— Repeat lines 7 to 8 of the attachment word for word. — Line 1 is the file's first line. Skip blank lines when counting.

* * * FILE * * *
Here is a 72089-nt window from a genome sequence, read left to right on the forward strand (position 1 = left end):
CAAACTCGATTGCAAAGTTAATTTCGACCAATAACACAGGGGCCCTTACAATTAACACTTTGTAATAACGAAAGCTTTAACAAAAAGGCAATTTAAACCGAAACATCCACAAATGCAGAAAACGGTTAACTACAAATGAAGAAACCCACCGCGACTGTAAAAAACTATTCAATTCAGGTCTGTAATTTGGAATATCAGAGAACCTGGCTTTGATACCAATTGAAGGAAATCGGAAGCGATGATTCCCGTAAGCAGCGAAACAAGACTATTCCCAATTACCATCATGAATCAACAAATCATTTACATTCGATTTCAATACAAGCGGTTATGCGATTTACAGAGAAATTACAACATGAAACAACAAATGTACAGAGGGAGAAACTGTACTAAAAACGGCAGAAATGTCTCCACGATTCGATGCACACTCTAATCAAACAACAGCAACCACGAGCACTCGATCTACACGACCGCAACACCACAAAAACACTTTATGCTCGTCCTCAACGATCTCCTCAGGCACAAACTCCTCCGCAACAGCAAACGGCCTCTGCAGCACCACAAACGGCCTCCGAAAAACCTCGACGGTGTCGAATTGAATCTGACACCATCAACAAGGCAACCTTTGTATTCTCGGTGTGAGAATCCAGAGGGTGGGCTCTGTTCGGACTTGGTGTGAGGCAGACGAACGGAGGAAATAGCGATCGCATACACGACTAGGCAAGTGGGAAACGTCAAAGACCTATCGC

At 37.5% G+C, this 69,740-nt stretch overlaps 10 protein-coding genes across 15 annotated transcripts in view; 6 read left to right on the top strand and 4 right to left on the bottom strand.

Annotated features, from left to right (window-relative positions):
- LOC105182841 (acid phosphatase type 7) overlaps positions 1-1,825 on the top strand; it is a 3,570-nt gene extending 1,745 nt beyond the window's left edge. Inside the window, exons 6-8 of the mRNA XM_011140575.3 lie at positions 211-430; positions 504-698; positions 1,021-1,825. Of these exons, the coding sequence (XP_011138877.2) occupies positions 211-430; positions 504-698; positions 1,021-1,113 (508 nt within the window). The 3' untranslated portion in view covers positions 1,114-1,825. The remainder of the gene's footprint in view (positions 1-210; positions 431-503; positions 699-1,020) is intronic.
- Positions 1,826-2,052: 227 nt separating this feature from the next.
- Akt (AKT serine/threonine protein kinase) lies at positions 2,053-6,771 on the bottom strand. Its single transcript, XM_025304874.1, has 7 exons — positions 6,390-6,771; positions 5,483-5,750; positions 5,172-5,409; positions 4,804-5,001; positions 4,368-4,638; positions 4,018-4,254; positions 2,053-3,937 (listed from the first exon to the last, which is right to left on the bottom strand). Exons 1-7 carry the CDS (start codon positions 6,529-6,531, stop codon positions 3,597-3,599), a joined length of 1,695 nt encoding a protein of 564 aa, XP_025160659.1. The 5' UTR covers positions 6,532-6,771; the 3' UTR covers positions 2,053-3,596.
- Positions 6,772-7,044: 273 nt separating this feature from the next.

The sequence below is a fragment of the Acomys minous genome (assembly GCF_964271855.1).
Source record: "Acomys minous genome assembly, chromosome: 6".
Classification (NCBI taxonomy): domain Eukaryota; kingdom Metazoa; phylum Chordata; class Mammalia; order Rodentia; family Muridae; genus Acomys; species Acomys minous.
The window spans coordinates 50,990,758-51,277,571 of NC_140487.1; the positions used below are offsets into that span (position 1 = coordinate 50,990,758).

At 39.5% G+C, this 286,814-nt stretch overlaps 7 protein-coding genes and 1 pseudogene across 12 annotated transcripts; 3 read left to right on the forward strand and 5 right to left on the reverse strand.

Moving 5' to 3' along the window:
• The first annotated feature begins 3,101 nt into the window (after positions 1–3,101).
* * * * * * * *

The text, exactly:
- Akt (AKT serine/threonine protein kinase) lies at positions 2,053-6,771 on the bottom strand. Its single transcript, XM_025304874.1, has 7 exons — positions 6,390-6,771; positions 5,483-5,750; positions 5,172-5,409; positions 4,804-5,001; positions 4,368-4,638; positions 4,018-4,254; positions 2,053-3,937 (listed from the first exon to the last, which is right to left on the bottom strand). Exons 1-7 carry the CDS (start codon positions 6,529-6,531, stop codon positions 3,597-3,599), a joined length of 1,695 nt encoding a protein of 564 aa, XP_025160659.1. The 5' UTR covers positions 6,532-6,771; the 3' UTR covers positions 2,053-3,596.
- Positions 6,772-7,044: 273 nt separating this feature from the next.